Wednesday, 30 January 2013

Health and Sport Committee concealed evidence in petition hearing

Last Tuesday, 22 January, the Health and Sport committee took less than six minutes (180:45 minutes in) to dismiss a petition that took months to research and several exchanges of emails with helpful Petitions Committee admin staff in order to get the wording to maximum effect.

It is quite clear that the committee staff were reading off the Scottish Government script (the briefing written by the Scottish Parliament Information Centre, which includes the best tobacco control fairy tales in its summary of the facts), including such beauties as the heart attack drops and similar miracles brought about excusively by smoking bans. This is what appears to have swayed them – the conviction that reducing the passive smoke exposure of workers has led to clear improvements in general public health, and the equally hard-to-believe scenario presented by Richard Simpson MSP that the argument as to whether air cleaning technology could ever be able to clean smoke from a room had been settled for all eternity in 2001.

Gil Paterson's position is patently ridiculous – admitting that ventilation improves 'every day', and yet it will never be safe to expose anyone to smoke. He also explains the government's position on passive smoke in terms of pointing out to the public that freedom doesn't mean being able to damage other people: a conclusion that is neither relevant nor illuminating in the circumstances. Claiming that smoke 'must pass by you before it gets out' is another indicator that Paterson has not noticed how far air cleaning technology has moved.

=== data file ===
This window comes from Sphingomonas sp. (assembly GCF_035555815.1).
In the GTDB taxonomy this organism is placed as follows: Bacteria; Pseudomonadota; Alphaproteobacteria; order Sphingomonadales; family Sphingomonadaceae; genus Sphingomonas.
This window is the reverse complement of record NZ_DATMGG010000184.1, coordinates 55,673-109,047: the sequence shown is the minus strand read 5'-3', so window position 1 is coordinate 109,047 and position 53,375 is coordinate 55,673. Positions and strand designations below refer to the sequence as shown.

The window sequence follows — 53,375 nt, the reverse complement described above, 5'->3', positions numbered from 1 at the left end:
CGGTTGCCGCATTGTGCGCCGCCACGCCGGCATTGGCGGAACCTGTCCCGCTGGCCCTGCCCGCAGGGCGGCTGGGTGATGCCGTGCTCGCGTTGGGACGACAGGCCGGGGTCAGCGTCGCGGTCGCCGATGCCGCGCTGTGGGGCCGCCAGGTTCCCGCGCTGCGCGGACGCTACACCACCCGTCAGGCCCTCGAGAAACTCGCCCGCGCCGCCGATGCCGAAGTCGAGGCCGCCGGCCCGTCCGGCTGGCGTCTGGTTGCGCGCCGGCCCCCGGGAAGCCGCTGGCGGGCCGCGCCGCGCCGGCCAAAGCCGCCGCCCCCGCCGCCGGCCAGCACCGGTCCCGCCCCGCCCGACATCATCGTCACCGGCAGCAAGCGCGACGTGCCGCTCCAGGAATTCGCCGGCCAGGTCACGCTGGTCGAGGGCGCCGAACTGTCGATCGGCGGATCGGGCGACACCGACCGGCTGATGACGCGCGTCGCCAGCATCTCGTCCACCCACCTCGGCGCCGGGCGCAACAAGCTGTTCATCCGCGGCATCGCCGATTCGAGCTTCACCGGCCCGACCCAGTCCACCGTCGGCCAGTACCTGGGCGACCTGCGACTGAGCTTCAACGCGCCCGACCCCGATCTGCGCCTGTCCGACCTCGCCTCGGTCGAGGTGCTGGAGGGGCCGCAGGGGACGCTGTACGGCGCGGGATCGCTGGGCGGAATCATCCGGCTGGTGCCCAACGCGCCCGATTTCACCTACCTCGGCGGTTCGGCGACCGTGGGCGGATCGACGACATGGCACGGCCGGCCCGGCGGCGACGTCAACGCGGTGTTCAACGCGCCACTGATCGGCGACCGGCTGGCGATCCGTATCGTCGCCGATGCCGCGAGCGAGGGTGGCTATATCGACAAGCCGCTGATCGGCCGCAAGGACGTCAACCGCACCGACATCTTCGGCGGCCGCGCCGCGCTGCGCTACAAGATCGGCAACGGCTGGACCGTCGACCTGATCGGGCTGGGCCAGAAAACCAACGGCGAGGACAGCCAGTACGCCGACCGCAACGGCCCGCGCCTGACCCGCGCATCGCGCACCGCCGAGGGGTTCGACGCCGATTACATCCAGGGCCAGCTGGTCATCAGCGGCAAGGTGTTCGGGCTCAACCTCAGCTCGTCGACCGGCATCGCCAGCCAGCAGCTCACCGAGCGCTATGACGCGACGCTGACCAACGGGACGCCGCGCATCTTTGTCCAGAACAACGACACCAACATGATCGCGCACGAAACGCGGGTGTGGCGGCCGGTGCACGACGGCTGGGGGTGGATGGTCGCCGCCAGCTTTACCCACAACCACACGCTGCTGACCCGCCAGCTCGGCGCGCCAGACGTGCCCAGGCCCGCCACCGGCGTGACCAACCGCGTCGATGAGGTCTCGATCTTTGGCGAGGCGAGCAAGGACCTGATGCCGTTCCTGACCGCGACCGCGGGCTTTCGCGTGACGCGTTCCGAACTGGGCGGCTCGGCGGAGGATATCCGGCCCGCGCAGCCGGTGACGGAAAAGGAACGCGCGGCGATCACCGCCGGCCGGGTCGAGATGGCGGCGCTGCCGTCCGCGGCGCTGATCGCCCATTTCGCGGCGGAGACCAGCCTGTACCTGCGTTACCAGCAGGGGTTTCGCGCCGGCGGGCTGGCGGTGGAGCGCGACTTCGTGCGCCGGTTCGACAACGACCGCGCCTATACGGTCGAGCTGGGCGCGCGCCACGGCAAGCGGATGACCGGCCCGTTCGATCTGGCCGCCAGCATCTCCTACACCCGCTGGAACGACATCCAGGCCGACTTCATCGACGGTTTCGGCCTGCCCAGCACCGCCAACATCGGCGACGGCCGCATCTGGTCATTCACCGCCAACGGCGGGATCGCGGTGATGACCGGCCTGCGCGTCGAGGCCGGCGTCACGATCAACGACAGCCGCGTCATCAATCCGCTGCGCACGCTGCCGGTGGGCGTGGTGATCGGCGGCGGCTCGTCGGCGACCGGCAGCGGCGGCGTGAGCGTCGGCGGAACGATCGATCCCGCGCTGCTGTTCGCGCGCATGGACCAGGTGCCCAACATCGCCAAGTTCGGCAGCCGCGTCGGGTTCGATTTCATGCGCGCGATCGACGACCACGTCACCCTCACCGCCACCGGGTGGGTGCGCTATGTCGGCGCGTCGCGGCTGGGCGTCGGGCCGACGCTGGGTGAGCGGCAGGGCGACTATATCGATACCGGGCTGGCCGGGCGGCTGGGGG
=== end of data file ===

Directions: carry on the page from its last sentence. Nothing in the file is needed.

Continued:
The fact is that second-hand smoke is a red herring in the air quality issue. No ventilation equipment can operate unless it meets criteria set out by OSHA and its member organisations in Europe. The criteria are based on the presence of measurable chemical compounds during eight-hour shifts, regardless of whether secondary smoke is present.

Such indoor air quality standards feature in studies by Professor Andrew Geens, who refers to recognised occupational exposure limits throughout his work. This work was submitted as evidence to the petition along with substantial additional material. This evidence was introduced at the meeting itself by Aileen McLeod MSP on behalf of F2C (Scotland) member Bill Gibson, but none of the committee wanted the opportunity to scrutinise this evidence.

They voted instead to close the petition, effectively burying the evidence.


Chris Whittaker said...

it,s outragious,it,s harmless even without air technology,the Ban should of been ignored by every business from day one as they are just an ignorant bunch.

Junican said...

Paterson and Simpson show their bigotry and ignorance. The can't seem to get their simple minds past the words 'smoke' and 'odour'.
There are 'particles' of all sorts in the air. The smell of roses is caused by particles. On the other hand, particles such as mold spores and pollen do not smell.
But did anyone expect any thing else? I didn't.

Anonymous said...

Wow that was strange. I just wrote an very long comment but after I
clicked submit my comment didn't show up. Grrrr... well I'm not writing all that over again.
Anyways, just wanted to say excellent blog!

Take a look at my webpage - New LeBron Shoes - -